I often find myself wondering, despite all of the disruptive higher ed technology that we have amassed, why today’s university classroom or lecture hall looks so much like the ones from when I went to school…
It is no secret that education suffers a bit from bureaucracy, and this slows down the adoption of new tech, not to mention constant budget constraints at all but the most well-endowed universities.
No matter what the limitations are, disruptive technology is going to find its way into the University with each and every passing year. So what are the hot trends for the next couple of years? Here are my thoughts on higher ed technology trends:
AR for Learning
AR is a useful technology for layering interactivity between a visual and the learner. For instance, being able to use an app to hover over foreign language and get an instant translation.
This could also be done to add labels to an anatomy visual or parts to a mechanical diagram.
VR for Visiting
I’m seeing an uptick in schools using Google Cardboard or Gear VR and VR apps to allow students to remotely tour their campus.
While the visits are hardly as good as going live, these VR based visits do help the students get a decent feel for a campus without setting foot. This is especially good when looking to visit schools that are more than a drive from home.
3D Visualization for Simulation
Much like AR, 3D has been slower to take off, but it has made waves in specific areas like medicine. Dassault Systems has what is called the Living Heart Project that uses 3D simulation so doctors can manipulate the human heart through technology but this can also be done by students learning about the heart.
Couple this with Digital Twin technology and now we aren’t only simulating, but we are able to master procedures and test innovative medical hypothesis without cadavers or unnecessary patient risk.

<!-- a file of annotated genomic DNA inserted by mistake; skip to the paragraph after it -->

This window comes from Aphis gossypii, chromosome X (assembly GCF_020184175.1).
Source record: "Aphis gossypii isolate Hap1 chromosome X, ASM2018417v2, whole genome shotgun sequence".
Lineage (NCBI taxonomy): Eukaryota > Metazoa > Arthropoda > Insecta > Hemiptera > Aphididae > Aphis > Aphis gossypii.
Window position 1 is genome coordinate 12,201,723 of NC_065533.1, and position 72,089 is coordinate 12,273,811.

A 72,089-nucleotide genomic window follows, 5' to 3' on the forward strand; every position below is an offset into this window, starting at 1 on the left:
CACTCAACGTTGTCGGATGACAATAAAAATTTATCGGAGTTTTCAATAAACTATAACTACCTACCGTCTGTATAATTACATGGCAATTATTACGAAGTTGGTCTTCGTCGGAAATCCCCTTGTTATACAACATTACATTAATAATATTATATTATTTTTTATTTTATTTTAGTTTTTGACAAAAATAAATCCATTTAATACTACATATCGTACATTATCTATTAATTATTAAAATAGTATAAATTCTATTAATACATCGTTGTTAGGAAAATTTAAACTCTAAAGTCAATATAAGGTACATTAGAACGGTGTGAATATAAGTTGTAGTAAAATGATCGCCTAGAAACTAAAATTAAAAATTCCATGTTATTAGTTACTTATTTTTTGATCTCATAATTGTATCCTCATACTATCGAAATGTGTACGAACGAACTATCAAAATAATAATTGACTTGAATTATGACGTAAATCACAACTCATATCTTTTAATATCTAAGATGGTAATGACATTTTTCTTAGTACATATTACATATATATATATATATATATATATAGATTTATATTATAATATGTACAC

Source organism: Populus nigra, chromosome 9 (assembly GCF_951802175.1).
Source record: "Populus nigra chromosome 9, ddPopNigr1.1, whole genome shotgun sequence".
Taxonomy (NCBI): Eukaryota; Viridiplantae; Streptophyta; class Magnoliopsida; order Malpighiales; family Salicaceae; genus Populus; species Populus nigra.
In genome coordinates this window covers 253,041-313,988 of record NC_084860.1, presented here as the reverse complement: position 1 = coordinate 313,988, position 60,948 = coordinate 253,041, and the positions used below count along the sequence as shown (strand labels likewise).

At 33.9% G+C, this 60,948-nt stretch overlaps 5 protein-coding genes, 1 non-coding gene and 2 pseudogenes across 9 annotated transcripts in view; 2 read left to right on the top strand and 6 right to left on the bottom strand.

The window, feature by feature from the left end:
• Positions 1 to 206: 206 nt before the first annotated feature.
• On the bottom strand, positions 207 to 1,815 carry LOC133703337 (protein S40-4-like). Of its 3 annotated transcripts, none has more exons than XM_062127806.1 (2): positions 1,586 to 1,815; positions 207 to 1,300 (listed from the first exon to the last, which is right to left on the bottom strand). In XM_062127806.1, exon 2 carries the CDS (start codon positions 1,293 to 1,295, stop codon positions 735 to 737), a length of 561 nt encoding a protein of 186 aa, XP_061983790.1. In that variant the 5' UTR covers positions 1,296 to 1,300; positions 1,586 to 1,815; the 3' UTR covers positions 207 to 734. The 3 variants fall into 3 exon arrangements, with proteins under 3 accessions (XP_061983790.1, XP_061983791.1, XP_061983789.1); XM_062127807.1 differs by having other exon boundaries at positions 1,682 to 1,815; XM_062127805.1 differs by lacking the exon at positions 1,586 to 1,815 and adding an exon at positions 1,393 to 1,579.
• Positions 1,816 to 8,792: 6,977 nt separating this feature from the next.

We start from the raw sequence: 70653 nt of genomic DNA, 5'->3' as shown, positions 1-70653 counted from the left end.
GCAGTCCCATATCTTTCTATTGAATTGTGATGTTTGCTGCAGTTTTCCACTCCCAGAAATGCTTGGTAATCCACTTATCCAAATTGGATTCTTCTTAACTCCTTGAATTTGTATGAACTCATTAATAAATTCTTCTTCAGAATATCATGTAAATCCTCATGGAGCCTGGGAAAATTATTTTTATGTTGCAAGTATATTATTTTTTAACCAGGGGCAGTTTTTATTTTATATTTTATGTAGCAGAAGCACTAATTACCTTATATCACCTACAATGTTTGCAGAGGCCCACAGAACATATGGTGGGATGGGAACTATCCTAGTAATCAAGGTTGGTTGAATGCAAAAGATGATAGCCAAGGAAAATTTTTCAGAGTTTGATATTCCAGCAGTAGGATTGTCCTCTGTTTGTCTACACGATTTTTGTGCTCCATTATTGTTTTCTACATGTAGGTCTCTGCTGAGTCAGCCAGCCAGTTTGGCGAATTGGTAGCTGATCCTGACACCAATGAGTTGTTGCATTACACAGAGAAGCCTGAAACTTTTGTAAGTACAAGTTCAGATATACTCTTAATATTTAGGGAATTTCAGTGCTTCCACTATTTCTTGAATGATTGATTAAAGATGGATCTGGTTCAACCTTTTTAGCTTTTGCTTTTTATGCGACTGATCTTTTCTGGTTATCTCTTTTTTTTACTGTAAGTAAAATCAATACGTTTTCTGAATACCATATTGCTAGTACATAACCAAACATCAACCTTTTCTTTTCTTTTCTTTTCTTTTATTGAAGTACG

Big Data and Analytics have a big opportunity to change the way we learn. Teachers simply cannot personalize learning for each student, but the use of technology could eliminate their need to.
Student records are limited by much less red tape, but a student’s entire learning history from primary school on could be digitalized to help teachers customize a learning strategy to make sure the student gets the most out of every class.
Data could suggest how the student best learns, their limitations and their untapped capabilities.
Data and analytics will empower this, and it will immediately require growth in technology infrastructure to support the opportunities that personalized learning will create.
Our new guide to education technology was created by Alan C. Brawn – CTS, DSCE, DSDE, DSNE, DCME, ISF, ISF-C. Check out this free resource here.
So, these are the higher ed technology trends that I believe will disrupt AV and higher education at the same time. Some of these will have massive impacts on schools this year while others will continue to slowly impact them in the next few years.
Either way, I’m always interested in knowing which trends you are seeing. Do you think I’m right or wrong? Leave your comments and let’s get a conversation going on the future of AV in higher education.